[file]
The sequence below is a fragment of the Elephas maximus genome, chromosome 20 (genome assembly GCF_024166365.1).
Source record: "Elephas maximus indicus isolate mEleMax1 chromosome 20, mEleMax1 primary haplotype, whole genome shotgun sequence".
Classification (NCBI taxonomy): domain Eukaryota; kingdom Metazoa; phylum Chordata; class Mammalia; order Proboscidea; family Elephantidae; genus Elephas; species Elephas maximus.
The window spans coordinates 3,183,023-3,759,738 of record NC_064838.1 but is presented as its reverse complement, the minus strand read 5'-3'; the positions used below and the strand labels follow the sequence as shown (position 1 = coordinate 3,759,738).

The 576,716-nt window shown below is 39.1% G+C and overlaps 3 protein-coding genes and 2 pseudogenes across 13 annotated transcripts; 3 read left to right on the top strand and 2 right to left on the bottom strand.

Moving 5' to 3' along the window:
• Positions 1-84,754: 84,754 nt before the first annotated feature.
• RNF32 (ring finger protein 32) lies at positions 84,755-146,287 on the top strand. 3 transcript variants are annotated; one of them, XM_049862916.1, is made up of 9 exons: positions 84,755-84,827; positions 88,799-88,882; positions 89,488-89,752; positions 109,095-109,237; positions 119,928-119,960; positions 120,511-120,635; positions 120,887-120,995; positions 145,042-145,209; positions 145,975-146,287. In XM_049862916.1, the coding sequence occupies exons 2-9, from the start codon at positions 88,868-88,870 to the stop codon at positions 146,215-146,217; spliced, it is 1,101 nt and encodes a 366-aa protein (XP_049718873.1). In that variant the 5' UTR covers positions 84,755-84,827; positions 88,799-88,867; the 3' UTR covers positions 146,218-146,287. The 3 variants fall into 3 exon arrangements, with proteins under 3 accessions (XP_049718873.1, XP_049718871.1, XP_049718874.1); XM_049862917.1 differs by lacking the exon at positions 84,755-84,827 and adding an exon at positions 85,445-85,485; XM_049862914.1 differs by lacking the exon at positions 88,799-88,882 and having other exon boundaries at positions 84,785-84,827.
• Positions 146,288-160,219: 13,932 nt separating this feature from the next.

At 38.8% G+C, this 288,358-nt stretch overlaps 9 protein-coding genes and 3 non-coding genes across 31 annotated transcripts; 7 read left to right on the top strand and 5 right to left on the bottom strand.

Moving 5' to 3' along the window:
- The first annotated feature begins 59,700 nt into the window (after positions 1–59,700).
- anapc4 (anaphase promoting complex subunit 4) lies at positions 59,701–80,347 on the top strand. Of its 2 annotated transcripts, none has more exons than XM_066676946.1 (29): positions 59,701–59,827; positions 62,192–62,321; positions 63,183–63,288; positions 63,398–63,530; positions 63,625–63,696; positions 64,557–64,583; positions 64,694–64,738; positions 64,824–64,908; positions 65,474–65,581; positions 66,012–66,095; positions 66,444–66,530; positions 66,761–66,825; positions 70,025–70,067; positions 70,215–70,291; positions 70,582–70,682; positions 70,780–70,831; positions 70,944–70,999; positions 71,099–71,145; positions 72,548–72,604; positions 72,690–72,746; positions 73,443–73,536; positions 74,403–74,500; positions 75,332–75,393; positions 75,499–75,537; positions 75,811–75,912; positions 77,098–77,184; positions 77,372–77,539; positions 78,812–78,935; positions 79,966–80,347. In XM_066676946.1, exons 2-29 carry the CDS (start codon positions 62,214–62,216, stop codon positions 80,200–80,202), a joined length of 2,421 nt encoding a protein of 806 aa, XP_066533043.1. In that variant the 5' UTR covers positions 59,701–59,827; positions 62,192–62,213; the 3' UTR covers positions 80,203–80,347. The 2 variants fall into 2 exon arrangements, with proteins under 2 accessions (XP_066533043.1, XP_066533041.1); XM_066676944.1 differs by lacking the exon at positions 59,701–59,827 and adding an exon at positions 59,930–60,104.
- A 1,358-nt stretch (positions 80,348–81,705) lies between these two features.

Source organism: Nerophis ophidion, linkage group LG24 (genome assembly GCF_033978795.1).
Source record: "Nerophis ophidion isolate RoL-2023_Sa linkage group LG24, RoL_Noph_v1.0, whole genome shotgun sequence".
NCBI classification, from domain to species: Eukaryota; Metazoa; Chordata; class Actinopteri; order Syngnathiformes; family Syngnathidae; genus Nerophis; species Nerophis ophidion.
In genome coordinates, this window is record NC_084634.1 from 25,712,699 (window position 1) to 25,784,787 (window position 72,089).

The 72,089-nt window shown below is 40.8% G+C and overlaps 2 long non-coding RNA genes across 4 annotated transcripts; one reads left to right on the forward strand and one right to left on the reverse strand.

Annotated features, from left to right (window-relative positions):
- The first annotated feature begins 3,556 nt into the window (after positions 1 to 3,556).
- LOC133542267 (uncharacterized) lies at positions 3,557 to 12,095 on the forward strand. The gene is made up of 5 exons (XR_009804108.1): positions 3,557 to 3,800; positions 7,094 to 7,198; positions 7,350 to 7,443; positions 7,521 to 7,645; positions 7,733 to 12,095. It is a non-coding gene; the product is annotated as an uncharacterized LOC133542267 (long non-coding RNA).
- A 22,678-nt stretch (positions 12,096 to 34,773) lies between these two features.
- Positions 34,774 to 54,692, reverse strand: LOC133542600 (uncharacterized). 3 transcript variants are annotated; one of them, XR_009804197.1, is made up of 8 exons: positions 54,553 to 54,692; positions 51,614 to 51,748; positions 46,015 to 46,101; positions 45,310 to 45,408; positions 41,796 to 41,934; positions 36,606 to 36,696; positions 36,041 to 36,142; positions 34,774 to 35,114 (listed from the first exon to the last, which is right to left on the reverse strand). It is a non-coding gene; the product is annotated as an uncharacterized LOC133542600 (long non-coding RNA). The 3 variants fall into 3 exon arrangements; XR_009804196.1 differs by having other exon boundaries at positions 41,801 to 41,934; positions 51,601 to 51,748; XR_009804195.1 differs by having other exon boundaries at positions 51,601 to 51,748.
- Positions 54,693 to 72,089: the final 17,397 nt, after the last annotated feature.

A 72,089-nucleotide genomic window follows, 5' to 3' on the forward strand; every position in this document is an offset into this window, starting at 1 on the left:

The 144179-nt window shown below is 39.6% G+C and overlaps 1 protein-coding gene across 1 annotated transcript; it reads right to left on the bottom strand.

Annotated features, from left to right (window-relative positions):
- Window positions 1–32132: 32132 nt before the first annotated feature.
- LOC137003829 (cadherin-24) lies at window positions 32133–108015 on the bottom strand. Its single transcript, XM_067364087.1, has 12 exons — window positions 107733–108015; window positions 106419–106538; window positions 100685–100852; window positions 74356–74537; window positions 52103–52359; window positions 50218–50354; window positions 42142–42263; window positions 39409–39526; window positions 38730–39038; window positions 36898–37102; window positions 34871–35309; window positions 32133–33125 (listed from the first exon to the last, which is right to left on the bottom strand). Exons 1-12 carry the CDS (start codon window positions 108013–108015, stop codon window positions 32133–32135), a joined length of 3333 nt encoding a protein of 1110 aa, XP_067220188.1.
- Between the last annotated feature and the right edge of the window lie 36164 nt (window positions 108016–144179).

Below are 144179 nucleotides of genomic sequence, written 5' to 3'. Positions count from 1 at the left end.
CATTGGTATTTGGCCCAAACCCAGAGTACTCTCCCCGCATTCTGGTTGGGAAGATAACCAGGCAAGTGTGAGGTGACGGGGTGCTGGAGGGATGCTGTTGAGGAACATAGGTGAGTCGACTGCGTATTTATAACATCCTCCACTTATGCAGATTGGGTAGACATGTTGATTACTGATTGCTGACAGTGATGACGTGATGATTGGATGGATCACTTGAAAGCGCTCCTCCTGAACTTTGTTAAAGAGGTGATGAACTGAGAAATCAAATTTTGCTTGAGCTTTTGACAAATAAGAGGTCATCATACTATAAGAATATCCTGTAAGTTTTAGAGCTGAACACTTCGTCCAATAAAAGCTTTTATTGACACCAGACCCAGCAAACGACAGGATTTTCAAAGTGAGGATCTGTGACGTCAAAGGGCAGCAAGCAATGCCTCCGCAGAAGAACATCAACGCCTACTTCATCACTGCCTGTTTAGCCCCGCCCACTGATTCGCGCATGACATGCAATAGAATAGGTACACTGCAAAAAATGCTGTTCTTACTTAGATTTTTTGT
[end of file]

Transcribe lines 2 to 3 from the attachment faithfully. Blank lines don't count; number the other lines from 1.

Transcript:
Source record: "Elephas maximus indicus isolate mEleMax1 chromosome 20, mEleMax1 primary haplotype, whole genome shotgun sequence".
Classification (NCBI taxonomy): domain Eukaryota; kingdom Metazoa; phylum Chordata; class Mammalia; order Proboscidea; family Elephantidae; genus Elephas; species Elephas maximus.